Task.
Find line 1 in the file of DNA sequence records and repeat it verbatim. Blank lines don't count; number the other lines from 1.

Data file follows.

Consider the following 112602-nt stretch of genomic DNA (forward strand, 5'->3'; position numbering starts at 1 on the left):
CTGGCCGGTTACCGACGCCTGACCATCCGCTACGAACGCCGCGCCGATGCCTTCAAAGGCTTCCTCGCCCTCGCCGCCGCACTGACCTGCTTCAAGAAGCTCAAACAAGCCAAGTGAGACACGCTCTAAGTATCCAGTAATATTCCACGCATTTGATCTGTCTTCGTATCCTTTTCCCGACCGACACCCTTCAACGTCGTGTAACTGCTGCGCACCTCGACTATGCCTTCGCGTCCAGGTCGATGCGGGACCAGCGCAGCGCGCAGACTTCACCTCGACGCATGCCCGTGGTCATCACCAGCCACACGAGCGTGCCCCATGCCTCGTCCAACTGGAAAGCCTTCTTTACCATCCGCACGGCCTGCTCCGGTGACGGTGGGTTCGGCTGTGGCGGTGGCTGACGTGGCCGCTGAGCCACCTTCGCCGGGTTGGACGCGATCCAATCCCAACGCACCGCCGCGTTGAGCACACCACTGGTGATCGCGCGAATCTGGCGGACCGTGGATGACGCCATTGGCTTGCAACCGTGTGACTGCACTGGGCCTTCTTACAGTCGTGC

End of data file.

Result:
Consider the following 112602-nt stretch of genomic DNA (forward strand, 5'->3'; position numbering starts at 1 on the left):